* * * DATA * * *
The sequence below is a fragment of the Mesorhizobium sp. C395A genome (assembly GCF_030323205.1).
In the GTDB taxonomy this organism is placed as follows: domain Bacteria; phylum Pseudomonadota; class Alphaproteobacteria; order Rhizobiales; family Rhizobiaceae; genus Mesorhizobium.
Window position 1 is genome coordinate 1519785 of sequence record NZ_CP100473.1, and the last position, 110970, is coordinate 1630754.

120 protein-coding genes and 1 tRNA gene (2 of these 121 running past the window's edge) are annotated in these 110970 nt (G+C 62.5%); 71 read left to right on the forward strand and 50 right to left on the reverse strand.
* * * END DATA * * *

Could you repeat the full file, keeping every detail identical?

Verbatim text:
The sequence below is a fragment of the Mesorhizobium sp. C395A genome (assembly GCF_030323205.1).
In the GTDB taxonomy this organism is placed as follows: domain Bacteria; phylum Pseudomonadota; class Alphaproteobacteria; order Rhizobiales; family Rhizobiaceae; genus Mesorhizobium.
Window position 1 is genome coordinate 1519785 of sequence record NZ_CP100473.1, and the last position, 110970, is coordinate 1630754.

120 protein-coding genes and 1 tRNA gene (2 of these 121 running past the window's edge) are annotated in these 110970 nt (G+C 62.5%); 71 read left to right on the forward strand and 50 right to left on the reverse strand.